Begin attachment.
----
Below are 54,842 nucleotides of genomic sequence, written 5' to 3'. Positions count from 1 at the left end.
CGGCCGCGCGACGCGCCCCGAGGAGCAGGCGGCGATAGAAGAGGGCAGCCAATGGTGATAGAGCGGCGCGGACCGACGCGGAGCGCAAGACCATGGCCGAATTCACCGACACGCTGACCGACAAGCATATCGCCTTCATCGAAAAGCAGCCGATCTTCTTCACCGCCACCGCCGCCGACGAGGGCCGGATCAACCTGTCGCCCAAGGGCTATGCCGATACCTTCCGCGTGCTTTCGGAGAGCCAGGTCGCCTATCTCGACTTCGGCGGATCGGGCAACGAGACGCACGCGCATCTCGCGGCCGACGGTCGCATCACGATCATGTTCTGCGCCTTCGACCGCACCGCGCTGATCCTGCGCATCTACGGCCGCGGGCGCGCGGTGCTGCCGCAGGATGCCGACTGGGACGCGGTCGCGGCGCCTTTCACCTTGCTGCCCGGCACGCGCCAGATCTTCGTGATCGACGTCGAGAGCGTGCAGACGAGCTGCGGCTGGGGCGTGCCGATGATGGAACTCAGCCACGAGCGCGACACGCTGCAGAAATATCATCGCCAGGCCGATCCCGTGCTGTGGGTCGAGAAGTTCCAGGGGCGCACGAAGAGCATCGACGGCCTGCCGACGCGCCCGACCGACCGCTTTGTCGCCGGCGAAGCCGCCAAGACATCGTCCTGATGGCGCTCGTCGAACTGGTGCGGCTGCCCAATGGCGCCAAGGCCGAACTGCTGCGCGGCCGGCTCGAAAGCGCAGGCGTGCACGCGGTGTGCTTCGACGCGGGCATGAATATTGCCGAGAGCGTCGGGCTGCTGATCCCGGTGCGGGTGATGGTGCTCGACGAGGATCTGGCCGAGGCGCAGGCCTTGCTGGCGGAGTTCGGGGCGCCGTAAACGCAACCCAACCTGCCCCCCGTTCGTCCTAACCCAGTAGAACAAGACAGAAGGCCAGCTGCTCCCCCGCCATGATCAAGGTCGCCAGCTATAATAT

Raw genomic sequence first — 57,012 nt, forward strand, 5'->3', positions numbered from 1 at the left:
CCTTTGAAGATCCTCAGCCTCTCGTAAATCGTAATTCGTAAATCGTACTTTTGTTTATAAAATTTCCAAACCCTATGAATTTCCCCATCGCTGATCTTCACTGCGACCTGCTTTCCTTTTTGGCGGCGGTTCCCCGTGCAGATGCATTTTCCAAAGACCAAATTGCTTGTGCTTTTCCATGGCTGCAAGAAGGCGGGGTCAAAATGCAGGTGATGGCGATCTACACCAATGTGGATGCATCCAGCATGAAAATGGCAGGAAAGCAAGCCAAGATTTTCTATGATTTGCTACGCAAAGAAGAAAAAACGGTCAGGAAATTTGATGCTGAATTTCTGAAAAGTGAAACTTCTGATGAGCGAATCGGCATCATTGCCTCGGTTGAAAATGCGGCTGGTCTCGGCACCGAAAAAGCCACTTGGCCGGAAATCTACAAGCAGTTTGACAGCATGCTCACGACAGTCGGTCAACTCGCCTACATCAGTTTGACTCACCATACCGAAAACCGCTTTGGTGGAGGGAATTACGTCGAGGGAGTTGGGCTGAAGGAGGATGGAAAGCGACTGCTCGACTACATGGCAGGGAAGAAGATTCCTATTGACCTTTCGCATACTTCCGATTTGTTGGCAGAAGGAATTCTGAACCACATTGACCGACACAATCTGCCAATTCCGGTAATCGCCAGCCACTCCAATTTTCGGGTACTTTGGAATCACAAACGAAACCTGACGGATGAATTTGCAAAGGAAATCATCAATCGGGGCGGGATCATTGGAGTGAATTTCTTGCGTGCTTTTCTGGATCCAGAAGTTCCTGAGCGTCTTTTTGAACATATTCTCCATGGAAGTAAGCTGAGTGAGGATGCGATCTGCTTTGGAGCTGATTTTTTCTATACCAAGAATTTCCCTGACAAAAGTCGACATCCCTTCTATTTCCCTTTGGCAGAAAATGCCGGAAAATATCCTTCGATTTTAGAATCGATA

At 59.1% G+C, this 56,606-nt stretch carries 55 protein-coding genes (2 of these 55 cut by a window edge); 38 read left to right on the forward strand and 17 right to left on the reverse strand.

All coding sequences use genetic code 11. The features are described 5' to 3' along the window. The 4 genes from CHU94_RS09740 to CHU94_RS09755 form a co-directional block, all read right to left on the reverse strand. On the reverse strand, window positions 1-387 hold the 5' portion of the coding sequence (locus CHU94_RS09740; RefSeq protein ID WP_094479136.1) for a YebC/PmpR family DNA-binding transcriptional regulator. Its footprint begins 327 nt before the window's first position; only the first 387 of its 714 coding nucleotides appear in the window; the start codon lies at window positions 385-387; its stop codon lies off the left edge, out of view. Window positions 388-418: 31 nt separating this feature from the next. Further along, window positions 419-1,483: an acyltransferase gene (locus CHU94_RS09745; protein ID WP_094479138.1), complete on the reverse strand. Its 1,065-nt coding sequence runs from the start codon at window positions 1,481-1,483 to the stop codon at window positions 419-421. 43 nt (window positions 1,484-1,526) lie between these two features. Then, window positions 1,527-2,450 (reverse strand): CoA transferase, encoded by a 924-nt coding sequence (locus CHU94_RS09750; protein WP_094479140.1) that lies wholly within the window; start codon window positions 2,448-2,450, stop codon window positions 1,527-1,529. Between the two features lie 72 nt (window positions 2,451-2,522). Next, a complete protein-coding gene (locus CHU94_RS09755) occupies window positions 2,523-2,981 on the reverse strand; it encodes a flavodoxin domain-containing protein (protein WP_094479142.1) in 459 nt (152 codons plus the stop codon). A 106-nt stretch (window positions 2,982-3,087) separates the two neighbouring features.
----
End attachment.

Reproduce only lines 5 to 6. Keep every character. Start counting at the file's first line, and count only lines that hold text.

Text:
At 59.1% G+C, this 56,606-nt stretch carries 55 protein-coding genes (2 of these 55 cut by a window edge); 38 read left to right on the forward strand and 17 right to left on the reverse strand.

All coding sequences use genetic code 11. The features are described 5' to 3' along the window. The 4 genes from CHU94_RS09740 to CHU94_RS09755 form a co-directional block, all read right to left on the reverse strand. On the reverse strand, window positions 1-387 hold the 5' portion of the coding sequence (locus CHU94_RS09740; RefSeq protein ID WP_094479136.1) for a YebC/PmpR family DNA-binding transcriptional regulator. Its footprint begins 327 nt before the window's first position; only the first 387 of its 714 coding nucleotides appear in the window; the start codon lies at window positions 385-387; its stop codon lies off the left edge, out of view. Window positions 388-418: 31 nt separating this feature from the next. Further along, window positions 419-1,483: an acyltransferase gene (locus CHU94_RS09745; protein ID WP_094479138.1), complete on the reverse strand. Its 1,065-nt coding sequence runs from the start codon at window positions 1,481-1,483 to the stop codon at window positions 419-421. 43 nt (window positions 1,484-1,526) lie between these two features. Then, window positions 1,527-2,450 (reverse strand): CoA transferase, encoded by a 924-nt coding sequence (locus CHU94_RS09750; protein WP_094479140.1) that lies wholly within the window; start codon window positions 2,448-2,450, stop codon window positions 1,527-1,529. Between the two features lie 72 nt (window positions 2,451-2,522). Next, a complete protein-coding gene (locus CHU94_RS09755) occupies window positions 2,523-2,981 on the reverse strand; it encodes a flavodoxin domain-containing protein (protein WP_094479142.1) in 459 nt (152 codons plus the stop codon). A 106-nt stretch (window positions 2,982-3,087) separates the two neighbouring features.